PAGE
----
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Print version ISSN 2595-0118On-line version ISSN 2595-3192

BrJP vol.2 no.4 São Paulo Oct./Dec. 2019  Epub Dec 02, 2019 


Instruments that evaluate the functioning in individuals affected with chikungunya and the International Classification of Functioning. A systematic review

Marina Carvalho Arruda Barreto1

Bárbara Porfírio Nunes1

Shamyr Sulyvan de Castro2

1Universidade Federal do Ceará, Mestranda do Programa de Pós-Graduação em Saúde Pública, Fortaleza, CE, Brasil.

2Universidade Federal do Ceará, Fortaleza, CE, Brasil.



Currently, chikungunya has become an important health problem due to its painful symptomatology and the chronicity of this condition, which may compromise the functioning of individuals. Thus, using the International Classification of Functioning, Disability and Health, which focuses on functioning in the biopsychosocial context, this review sought to detect and assist in the selection of the most appropriate tool for measuring functioning in clinical practice and research. The objective of this study was to review the articles that have the functioning of individuals with chikungunya as an outcome, analyzing the instruments used for their evaluation and their relationship with the Classification model.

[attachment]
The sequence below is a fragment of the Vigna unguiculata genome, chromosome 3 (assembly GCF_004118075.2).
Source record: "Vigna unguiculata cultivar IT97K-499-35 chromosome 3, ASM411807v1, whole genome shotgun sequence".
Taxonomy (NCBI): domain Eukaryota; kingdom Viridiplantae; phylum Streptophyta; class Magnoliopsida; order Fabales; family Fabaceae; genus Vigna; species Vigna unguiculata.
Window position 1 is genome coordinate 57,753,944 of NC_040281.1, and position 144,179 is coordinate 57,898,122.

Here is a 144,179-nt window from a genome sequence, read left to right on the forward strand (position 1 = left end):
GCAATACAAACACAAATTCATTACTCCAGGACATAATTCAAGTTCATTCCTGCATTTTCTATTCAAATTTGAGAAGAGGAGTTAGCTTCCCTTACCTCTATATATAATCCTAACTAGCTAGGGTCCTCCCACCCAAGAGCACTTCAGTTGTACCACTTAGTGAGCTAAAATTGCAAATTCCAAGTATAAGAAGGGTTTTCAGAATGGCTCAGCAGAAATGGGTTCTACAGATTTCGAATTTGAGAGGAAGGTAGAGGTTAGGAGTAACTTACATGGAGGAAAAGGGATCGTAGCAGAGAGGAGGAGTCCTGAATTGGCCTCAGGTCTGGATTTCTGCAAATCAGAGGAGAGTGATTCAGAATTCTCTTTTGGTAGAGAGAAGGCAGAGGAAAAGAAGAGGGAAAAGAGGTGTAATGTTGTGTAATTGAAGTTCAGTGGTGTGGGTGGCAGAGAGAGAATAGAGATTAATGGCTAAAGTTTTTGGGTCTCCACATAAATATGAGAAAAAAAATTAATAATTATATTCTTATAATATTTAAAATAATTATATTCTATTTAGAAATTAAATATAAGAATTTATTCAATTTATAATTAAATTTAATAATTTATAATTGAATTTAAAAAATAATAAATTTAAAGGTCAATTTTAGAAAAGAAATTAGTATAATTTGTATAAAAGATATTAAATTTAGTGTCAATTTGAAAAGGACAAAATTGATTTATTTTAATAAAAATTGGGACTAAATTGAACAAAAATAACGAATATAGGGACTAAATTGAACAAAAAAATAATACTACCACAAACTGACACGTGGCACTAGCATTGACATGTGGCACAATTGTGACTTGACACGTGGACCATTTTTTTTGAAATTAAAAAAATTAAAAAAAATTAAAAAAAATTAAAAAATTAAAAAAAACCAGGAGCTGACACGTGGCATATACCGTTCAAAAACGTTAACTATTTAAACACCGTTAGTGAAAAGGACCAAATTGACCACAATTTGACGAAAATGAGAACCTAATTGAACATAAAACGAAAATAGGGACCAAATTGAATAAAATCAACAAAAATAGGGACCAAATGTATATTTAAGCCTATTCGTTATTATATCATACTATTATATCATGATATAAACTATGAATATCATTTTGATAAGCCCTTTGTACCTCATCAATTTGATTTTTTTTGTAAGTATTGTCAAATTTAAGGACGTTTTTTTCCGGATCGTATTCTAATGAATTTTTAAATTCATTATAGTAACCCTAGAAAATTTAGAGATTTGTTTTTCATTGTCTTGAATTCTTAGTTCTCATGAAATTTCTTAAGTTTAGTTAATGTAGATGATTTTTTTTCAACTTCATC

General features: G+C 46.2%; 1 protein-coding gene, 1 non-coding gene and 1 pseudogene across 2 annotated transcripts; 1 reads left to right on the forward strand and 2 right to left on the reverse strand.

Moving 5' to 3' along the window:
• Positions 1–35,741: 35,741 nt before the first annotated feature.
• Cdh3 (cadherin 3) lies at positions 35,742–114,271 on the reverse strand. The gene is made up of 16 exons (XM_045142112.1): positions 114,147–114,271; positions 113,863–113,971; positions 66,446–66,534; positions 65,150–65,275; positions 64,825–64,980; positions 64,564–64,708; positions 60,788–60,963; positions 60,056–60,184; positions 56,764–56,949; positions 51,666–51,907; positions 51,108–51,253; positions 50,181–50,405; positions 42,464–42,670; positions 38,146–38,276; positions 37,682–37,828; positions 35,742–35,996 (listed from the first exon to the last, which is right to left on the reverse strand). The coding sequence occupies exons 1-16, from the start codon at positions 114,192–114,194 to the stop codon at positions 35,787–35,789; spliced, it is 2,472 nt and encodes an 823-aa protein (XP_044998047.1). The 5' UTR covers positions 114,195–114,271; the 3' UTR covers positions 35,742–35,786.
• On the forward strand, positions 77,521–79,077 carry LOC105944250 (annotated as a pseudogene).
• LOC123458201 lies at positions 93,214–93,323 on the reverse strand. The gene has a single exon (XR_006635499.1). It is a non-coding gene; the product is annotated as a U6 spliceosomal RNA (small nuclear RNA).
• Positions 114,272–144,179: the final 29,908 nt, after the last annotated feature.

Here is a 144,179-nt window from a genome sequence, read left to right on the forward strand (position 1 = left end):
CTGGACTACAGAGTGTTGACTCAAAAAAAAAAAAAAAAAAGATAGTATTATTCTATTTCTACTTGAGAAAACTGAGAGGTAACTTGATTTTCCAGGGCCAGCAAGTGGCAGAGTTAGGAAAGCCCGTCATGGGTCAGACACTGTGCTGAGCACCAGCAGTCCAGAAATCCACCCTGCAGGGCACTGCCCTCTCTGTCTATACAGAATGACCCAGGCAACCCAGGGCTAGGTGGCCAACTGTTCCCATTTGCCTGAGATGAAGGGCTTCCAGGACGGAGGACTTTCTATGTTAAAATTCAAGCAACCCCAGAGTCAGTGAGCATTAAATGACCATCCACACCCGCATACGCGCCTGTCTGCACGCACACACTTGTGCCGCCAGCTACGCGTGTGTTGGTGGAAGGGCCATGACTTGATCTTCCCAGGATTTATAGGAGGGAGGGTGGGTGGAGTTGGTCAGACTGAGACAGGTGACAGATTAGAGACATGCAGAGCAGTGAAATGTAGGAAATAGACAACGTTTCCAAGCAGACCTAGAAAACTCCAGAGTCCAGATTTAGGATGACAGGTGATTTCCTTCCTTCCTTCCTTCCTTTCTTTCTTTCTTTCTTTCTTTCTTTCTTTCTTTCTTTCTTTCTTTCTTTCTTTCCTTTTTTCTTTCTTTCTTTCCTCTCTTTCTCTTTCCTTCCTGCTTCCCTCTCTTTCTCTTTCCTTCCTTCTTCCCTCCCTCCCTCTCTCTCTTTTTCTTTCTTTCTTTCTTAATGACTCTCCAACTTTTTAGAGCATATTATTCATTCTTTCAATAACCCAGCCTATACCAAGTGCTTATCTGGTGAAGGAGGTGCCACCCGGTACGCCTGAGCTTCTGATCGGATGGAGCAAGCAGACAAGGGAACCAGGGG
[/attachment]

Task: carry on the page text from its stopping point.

Systematic review of the literature in the Scielo, Pubmed, Scopus, LILACS, PEDro, and Cochrane databases. Observational or interventional studies were included. For the methodological evaluation of the articles, the Grading of Recommendations Assessment, Development and Evaluation system was used. From a total of 1579 studies found, after applying the inclusion/exclusion criteria, and reading, five articles remained. The following frequencies were analyzed: health condition (3.86%), function (3.86%), body structure (0.86%), activity (67.82%), engagement (8.15%), environmental factors (8.15%) and personal factors (7.3%). Only one of the five articles covered all the domains of the International Classification of Functioning.


There is a lack of tools that approach the functioning according to the model proposed by the International Classification of Functioning, Disability and Health, for the population with chikungunya.

Keywords: Chikungunya fever; Disability and health; International Classification of Functioning



Atualmente a chikungunya vem se tornando um importante problema de saúde devido à sua sintomatologia dolorosa e à cronicidade dessa condição, que pode comprometer a funcionalidade dos indivíduos. Assim, através da utilização da Classificação Internacional de Funcionalidade, Incapacidade e Saúde, que tem como foco a funcionalidade no contexto biopsicossocial, esta revisão buscou detectar e auxiliar na escolha da ferramenta mais adequada para a medição da funcionalidade na prática clínica e nas pesquisas. O objetivo deste estudo foi revisar as publicações que possuem a funcionalidade de indivíduos com chikungunya como desfecho, analisando os instrumentos utilizados para sua avaliação, verificando sua relação com o modelo da Classificação.